The next question is from Duane Pfennigwerth.

Duane Pfennigwerth - Evercore Partners Inc., Research Division

I wanted to ask you about your comps for August and September. Sounds like you think August comparison is tougher optically. It looks like September is tough as well. In the past, you indicated a greater ability to drive unit revenue improvement in the shoulder periods, but wondering if we may be round tripping some of those efforts from last year. Any comments you have would be helpful.

Robin Hayes

I think July and August, you just touched on it, both strong months for JetBlue, continues to be a both strong and so the demand pattern that we understand very well being primarily leisure and visiting friends and family. I think as we look at September, October, historically, weaker months for JetBlue, what we've continued to see over the last few years is our ability to fill in those troughs with a more sort of a high percentage of business particularly what we are doing in Boston. And I think that's going to continue. Now clearly, we're lacking against harder and harder comp, but we still think there is some significant headwind in the ability to fill in troughs and outperform our traditional stronger months in the peak.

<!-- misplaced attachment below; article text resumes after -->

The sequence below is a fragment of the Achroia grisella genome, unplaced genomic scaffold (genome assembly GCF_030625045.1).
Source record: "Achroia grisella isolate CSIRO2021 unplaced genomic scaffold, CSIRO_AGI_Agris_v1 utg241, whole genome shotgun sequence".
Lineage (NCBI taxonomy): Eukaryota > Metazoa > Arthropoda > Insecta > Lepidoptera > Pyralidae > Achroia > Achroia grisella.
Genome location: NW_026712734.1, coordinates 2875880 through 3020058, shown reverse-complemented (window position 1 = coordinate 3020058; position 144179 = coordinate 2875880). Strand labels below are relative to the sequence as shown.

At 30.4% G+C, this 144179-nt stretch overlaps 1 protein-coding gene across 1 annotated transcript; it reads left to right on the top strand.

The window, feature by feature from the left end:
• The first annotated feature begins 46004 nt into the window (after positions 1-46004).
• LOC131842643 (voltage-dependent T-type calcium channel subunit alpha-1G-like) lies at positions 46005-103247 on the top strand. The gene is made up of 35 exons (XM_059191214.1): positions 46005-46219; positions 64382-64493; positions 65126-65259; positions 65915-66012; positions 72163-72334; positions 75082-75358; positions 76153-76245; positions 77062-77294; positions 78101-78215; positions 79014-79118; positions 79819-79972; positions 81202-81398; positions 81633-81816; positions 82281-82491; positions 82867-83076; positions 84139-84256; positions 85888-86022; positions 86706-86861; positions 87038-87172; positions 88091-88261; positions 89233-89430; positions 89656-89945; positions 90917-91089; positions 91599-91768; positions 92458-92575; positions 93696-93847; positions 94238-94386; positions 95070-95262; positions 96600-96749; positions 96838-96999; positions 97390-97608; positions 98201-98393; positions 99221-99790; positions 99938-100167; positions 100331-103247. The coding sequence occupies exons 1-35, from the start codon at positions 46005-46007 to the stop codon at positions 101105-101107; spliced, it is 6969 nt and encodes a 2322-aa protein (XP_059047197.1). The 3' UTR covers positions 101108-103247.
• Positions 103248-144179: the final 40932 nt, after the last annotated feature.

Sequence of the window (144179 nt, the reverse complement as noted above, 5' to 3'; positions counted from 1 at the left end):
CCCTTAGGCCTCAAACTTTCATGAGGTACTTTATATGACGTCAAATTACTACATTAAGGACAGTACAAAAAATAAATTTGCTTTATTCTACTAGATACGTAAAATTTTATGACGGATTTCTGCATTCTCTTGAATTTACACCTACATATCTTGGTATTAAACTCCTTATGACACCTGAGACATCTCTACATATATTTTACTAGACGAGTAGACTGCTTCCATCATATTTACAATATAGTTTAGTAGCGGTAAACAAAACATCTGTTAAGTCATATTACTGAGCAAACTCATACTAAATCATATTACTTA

Duane Pfennigwerth - Evercore Partners Inc., Research Division

And can you say if there are any other gains embedded in your cost guidance for the rest of the year aircraft sale gains?

Mark D. Powers

None that I know of. I think I indicated, though, I will opportunistically look for occasions to do that. Particularly, as we did in the past help suspend some of the maintenance cost curves and that our managers of fleet expenses moving forward. But there's nothing -- so we had a flurry of activity the last week of the quarter and so pretty much cleaned up our transactions.

Duane Pfennigwerth - Evercore Partners Inc., Research Division

And then just lastly, wonder, as you look at the world, could you give us your idea sort of total capacity and competing capacity in the second half, maybe 3Q, 4Q and how that compares to what you saw in the second quarter?

Robin Hayes